Maximising production efficiencies in food and beverage processing plants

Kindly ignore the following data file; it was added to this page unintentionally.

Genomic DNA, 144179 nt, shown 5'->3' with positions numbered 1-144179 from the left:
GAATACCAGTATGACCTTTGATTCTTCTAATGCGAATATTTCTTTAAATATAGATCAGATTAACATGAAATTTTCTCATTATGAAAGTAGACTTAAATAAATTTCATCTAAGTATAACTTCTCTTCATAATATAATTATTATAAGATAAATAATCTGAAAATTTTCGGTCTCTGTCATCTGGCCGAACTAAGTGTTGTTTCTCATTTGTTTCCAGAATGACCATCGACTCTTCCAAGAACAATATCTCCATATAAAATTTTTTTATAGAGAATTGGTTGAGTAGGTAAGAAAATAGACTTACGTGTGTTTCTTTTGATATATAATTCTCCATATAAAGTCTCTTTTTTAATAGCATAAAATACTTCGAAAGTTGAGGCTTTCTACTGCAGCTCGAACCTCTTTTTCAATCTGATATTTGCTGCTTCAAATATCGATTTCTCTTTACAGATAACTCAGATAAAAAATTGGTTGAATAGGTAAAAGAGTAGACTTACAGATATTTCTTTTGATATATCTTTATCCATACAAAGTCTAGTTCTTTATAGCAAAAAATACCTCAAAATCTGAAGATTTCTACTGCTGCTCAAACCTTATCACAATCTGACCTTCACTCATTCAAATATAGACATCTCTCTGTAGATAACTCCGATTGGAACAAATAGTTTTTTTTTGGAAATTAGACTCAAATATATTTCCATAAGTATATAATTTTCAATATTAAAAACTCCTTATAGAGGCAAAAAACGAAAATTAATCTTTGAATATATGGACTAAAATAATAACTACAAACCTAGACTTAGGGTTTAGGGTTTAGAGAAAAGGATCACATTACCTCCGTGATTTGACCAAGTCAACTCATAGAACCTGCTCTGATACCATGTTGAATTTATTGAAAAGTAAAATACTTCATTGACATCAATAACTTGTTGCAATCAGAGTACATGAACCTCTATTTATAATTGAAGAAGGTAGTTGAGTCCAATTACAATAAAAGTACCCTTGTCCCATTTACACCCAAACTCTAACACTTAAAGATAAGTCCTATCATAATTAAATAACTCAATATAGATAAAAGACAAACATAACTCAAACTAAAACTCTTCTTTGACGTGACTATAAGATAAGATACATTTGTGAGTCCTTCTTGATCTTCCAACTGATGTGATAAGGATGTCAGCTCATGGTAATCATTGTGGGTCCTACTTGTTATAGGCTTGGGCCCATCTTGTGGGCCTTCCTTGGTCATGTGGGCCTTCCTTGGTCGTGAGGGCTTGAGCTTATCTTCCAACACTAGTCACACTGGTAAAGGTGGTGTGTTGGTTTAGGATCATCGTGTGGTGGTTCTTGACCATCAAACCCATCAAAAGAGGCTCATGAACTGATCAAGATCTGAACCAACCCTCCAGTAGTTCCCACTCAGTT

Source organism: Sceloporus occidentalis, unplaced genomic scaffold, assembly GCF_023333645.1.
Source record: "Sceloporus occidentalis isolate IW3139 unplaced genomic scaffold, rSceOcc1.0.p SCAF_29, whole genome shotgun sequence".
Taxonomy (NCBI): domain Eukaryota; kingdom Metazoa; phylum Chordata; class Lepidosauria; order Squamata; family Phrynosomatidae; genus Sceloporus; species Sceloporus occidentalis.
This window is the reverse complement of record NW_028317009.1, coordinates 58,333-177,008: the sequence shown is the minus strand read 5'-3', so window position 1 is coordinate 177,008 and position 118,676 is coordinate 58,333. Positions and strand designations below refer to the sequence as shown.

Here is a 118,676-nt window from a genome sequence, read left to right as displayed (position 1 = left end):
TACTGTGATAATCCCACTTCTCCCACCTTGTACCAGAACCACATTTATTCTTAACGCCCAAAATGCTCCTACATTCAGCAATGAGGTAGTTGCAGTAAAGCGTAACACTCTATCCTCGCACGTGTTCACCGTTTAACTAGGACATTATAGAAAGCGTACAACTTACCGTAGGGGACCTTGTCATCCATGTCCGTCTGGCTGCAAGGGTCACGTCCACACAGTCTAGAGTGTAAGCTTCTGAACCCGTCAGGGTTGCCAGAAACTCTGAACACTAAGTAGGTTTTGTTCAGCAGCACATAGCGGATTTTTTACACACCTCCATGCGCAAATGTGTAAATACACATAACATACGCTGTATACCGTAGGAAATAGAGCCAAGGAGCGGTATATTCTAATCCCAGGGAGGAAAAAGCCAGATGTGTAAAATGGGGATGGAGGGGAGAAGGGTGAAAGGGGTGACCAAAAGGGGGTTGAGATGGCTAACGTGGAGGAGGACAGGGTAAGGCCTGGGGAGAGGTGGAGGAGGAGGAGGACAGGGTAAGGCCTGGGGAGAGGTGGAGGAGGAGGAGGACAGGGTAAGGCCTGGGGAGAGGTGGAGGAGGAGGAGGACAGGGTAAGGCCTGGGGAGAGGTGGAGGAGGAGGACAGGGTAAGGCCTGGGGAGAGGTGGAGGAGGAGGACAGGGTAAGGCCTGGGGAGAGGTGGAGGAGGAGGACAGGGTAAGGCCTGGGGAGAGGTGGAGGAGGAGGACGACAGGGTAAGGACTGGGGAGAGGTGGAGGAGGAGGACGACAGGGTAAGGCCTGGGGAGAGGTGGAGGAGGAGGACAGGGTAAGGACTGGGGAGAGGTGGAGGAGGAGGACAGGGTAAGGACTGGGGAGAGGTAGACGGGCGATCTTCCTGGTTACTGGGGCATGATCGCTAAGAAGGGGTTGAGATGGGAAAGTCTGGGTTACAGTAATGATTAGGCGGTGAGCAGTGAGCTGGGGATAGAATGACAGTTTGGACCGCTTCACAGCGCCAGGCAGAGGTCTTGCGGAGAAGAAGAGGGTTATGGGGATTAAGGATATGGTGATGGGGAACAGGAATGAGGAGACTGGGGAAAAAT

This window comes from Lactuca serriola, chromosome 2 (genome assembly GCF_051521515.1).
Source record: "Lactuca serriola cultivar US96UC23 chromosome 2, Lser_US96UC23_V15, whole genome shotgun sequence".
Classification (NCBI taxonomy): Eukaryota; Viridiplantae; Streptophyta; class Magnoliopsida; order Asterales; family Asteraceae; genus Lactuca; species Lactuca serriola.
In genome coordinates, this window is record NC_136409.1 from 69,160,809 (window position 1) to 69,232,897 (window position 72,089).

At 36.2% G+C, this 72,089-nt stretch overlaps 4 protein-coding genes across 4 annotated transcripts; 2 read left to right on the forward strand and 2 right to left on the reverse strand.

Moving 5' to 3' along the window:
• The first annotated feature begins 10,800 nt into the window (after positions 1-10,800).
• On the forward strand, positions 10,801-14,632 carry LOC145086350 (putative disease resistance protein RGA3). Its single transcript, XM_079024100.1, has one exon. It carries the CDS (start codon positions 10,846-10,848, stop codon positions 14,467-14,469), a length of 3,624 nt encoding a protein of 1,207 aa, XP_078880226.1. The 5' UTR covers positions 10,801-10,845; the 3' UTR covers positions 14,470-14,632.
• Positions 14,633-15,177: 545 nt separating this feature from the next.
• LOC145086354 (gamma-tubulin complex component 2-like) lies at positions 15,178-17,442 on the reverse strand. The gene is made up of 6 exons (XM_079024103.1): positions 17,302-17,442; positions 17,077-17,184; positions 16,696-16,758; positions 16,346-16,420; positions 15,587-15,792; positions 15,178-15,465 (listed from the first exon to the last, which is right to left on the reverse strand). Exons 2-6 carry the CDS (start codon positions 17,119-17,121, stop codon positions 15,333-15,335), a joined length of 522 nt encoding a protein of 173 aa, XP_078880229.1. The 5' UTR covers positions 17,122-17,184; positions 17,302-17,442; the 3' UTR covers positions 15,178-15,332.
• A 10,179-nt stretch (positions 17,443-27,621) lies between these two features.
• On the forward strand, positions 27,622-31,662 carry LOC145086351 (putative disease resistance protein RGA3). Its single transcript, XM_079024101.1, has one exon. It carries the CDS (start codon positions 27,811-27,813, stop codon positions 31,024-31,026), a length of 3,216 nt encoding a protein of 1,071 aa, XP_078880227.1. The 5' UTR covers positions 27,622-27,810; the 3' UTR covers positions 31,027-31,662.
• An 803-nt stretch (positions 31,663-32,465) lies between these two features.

By selecting, maintaining and monitoring critical components and inside rotating plant and machines such as gearboxes, electric motors, pumps and fans, food and beverage processing companies can improve their plant efficiencies, eliminate production downtime and increase the operating life and reliability of plant equipment, says Dr Steve Lacey, Engineering Manager at Schaeffler UK. In food and beverage processing, production is typically based on highly automated, fast moving processes and systems, where every second of production counts. In these operating environments, the cost of production downtime can equate to hundreds of thousands of pounds per day. Total maintenance costs for a typical food or beverage manufacturer are around 15-20% of total costs. Although maintenance departments are set up to deal with problems like these, often, because of time and resource constraints, maintenance becomes reactive, with problems around the plant dealt with as they occur rather than in a proactive, planned manner. Condition monitoring (CM) prevents the unnecessary replacement of components and the subsequent introduction of possible new and unrelated problems. Maintenance teams can benefit from the use of CM technology to predict when failures are likely to occur and plan replacement during production shutdowns. In too many companies, components are replaced on a time basis rather than on a condition basis because this is considered to be the safest option. However, there are numerous technology safeguards available which, when compared to the cost of lost production, are relatively inexpensive. These safeguards use the latest CM technologies and predictive maintenance systems, including vibration monitoring, wear monitoring and automatic lubrication to protect plant and machines. Intelligent monitoring FAG SmartCheck is an extremely...